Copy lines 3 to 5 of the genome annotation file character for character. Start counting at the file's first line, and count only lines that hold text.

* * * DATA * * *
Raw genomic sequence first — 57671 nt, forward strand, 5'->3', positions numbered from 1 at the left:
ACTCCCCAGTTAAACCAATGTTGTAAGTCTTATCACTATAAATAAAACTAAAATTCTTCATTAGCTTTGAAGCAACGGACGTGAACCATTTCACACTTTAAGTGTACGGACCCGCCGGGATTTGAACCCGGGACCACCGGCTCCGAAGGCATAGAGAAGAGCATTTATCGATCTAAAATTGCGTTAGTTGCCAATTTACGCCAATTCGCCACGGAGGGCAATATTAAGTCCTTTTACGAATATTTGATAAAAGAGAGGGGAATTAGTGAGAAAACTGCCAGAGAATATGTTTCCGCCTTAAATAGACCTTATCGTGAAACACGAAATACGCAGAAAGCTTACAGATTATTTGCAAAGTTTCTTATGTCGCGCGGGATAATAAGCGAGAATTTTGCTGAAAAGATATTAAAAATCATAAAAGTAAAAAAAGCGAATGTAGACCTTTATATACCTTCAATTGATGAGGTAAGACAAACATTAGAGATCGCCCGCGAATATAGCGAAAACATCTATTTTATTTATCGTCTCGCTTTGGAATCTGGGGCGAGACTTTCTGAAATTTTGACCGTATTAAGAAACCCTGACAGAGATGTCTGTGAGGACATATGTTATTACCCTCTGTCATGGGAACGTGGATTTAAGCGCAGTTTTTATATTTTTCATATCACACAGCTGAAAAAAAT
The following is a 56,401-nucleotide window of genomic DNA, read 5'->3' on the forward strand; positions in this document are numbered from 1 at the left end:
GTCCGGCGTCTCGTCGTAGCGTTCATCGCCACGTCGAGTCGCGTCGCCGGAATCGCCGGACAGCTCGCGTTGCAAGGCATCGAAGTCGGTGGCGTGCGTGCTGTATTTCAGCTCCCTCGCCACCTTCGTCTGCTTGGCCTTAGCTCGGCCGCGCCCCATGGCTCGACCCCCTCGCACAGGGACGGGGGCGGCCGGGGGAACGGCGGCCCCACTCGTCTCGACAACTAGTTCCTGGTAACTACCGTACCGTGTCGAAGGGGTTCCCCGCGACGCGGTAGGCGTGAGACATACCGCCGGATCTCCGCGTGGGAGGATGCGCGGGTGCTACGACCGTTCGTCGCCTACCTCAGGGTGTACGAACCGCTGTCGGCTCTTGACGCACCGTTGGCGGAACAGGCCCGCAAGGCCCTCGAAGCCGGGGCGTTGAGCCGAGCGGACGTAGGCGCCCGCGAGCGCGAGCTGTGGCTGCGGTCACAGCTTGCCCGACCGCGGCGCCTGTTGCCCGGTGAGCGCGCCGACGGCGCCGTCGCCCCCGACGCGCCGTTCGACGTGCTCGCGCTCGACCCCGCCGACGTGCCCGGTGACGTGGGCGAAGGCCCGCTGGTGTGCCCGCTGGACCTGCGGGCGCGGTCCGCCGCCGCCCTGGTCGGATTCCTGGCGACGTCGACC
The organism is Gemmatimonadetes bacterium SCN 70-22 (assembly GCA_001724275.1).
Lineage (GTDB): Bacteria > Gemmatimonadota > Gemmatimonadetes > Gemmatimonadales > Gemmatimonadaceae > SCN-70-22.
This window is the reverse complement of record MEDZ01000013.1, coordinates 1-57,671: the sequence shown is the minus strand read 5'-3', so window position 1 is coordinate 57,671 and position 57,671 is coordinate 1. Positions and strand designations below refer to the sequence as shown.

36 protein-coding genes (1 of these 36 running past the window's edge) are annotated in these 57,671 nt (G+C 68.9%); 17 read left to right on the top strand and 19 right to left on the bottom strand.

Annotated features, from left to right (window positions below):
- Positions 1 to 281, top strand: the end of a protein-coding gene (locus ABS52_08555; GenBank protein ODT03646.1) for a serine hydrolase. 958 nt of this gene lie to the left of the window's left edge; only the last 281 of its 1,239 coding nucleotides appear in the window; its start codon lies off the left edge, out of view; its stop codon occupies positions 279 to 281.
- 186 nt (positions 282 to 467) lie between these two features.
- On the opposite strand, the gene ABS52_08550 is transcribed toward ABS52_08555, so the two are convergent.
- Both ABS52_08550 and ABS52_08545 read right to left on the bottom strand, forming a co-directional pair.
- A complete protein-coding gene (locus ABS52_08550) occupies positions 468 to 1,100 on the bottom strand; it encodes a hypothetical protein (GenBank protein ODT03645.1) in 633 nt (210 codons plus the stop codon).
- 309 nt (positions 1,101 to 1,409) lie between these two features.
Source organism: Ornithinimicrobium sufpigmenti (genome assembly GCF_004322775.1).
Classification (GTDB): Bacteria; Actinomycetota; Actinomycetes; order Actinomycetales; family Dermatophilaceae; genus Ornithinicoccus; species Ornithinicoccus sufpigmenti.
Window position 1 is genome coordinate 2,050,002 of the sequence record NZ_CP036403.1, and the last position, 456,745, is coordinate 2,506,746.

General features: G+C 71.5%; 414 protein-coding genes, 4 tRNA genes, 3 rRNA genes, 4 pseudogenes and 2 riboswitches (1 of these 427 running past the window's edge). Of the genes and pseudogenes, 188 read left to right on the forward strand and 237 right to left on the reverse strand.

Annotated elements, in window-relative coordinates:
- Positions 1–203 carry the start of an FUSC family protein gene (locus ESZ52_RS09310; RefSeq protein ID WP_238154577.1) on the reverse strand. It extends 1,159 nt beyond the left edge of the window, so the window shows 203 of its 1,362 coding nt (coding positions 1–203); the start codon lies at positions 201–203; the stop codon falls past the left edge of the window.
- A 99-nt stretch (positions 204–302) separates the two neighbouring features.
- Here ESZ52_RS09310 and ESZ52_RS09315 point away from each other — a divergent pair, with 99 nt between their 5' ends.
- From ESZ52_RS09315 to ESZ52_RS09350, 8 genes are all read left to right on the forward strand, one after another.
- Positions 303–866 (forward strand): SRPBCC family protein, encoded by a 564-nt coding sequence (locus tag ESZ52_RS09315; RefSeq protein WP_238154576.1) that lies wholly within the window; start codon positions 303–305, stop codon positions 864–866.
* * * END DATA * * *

The following is a 56,401-nucleotide window of genomic DNA, read 5'->3' on the forward strand; positions in this document are numbered from 1 at the left end:
GTCCGGCGTCTCGTCGTAGCGTTCATCGCCACGTCGAGTCGCGTCGCCGGAATCGCCGGACAGCTCGCGTTGCAAGGCATCGAAGTCGGTGGCGTGCGTGCTGTATTTCAGCTCCCTCGCCACCTTCGTCTGCTTGGCCTTAGCTCGGCCGCGCCCCATGGCTCGACCCCCTCGCACAGGGACGGGGGCGGCCGGGGGAACGGCGGCCCCACTCGTCTCGACAACTAGTTCCTGGTAACTACCGTACCGTGTCGAAGGGGTTCCCCGCGACGCGGTAGGCGTGAGACATACCGCCGGATCTCCGCGTGGGAGGATGCGCGGGTGCTACGACCGTTCGTCGCCTACCTCAGGGTGTACGAACCGCTGTCGGCTCTTGACGCACCGTTGGCGGAACAGGCCCGCAAGGCCCTCGAAGCCGGGGCGTTGAGCCGAGCGGACGTAGGCGCCCGCGAGCGCGAGCTGTGGCTGCGGTCACAGCTTGCCCGACCGCGGCGCCTGTTGCCCGGTGAGCGCGCCGACGGCGCCGTCGCCCCCGACGCGCCGTTCGACGTGCTCGCGCTCGACCCCGCCGACGTGCCCGGTGACGTGGGCGAAGGCCCGCTGGTGTGCCCGCTGGACCTGCGGGCGCGGTCCGCCGCCGCCCTGGTCGGATTCCTGGCGACGTCGACC
The organism is Gemmatimonadetes bacterium SCN 70-22 (assembly GCA_001724275.1).